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September 12, 2007


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Great post. I have 20% in US Large cap, 20% in US Mid cap, 20% in US small cap, 30% international, 5% REIT, and 5% company stock. I am just curious about what you do for yours. Can you share?

I currently have my 401k investments going into three Fidelity funds -- two domestic index funds and one international fund.

That Money article loses alot of credibility when they seem to assume that a particular company stock would underperform a diversified portfolio. The reason you don't go company-stock heavy is not because you want to increase returns, but because you want to decrease risk.

Hmm. I had wondered why people ended up with so much company stock. But if the company gave it to them and they were too lazy/faithful to change it...that makes sense. I'm not sure how my company does its contribution yet, but I'll be sure to look out for company stock and limits. Thanks.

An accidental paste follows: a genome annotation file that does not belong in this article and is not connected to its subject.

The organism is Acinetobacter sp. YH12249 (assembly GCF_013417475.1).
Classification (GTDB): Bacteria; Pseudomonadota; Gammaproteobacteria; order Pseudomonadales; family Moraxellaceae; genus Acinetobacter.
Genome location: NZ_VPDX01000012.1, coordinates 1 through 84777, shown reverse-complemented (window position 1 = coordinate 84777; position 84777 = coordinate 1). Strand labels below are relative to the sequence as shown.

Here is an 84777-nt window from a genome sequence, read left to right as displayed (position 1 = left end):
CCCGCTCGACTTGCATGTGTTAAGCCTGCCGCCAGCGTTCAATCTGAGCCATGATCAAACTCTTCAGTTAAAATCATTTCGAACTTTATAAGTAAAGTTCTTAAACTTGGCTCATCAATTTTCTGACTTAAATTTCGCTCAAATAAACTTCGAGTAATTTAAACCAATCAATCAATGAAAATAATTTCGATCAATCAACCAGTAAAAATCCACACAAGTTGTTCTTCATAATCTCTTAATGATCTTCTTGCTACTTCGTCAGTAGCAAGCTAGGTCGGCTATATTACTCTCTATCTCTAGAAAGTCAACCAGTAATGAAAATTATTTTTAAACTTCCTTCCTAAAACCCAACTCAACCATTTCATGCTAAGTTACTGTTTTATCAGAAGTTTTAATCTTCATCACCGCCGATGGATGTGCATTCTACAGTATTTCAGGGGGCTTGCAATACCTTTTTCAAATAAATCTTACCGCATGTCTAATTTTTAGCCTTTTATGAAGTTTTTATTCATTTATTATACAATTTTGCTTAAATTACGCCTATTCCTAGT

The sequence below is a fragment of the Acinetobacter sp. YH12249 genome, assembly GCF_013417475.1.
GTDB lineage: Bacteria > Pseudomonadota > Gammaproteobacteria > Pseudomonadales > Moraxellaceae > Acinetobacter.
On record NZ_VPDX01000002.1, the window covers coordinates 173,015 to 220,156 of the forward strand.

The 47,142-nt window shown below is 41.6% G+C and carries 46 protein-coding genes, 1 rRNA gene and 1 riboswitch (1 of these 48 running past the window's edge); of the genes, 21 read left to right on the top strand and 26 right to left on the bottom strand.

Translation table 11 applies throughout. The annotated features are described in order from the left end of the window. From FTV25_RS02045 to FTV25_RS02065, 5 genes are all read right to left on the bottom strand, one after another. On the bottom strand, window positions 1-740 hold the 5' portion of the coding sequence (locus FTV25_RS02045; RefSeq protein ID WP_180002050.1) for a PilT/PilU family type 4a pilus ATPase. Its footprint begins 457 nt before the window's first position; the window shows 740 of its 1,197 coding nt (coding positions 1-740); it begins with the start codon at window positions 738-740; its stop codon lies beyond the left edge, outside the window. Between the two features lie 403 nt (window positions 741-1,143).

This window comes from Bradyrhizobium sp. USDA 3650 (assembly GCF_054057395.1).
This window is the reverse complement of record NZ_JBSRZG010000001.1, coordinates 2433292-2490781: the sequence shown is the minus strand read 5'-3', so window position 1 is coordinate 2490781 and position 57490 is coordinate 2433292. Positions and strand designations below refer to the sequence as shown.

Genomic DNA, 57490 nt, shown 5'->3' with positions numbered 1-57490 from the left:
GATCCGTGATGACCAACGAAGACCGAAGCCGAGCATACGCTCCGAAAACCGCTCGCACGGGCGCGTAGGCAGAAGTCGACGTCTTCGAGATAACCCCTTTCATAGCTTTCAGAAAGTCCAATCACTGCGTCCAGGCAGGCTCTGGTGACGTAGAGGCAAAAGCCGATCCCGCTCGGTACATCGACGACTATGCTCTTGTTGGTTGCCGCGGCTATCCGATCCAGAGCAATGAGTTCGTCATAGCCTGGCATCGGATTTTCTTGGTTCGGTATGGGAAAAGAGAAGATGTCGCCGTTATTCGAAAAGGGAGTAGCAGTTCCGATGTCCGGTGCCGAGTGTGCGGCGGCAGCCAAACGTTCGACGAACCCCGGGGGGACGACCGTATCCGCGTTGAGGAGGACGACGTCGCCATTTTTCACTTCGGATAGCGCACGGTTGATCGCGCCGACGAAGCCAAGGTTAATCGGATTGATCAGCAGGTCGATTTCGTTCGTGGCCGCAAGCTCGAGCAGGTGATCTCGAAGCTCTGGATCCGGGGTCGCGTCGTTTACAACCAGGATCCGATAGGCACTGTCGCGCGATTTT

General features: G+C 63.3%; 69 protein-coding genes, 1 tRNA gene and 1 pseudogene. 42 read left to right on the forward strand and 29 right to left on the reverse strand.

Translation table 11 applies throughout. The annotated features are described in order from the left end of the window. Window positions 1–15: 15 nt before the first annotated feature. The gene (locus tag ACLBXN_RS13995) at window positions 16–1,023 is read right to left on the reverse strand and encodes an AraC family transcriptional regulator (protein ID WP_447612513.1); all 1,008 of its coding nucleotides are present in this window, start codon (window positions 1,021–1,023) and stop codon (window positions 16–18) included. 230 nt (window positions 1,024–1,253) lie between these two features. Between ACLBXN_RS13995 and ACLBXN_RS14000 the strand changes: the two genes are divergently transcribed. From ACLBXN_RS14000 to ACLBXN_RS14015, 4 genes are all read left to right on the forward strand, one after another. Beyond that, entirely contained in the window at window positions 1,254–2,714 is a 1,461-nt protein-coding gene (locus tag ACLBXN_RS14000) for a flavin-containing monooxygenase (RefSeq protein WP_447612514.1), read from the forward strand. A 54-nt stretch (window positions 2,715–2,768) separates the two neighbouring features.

Having a lot of company stock is financially unwise, I know, because you already depend on the company for your salary. I plan not to have any.

To minimize taxes and maximize savings for a given asset allocation, you have to use retirement vs. taxable accounts correctly. To the extent possible while achieving your chosen asset allocation, fixed income investments should go in your retirement account, and stocks in your taxable account (buy and hold passive, tax-efficient, low cost index funds, and don't trade). Be as aggressive as you want in terms of equity percentage using your taxable accounts, but it is silly to increase your taxes eventually by having your capital gains taxed at the much higher ordinary income rates which is what happens when you hold your stocks in your retirment plan. For further explanation, see the excellent book and AAII articles by Professor William Reichenstein of Baylor University

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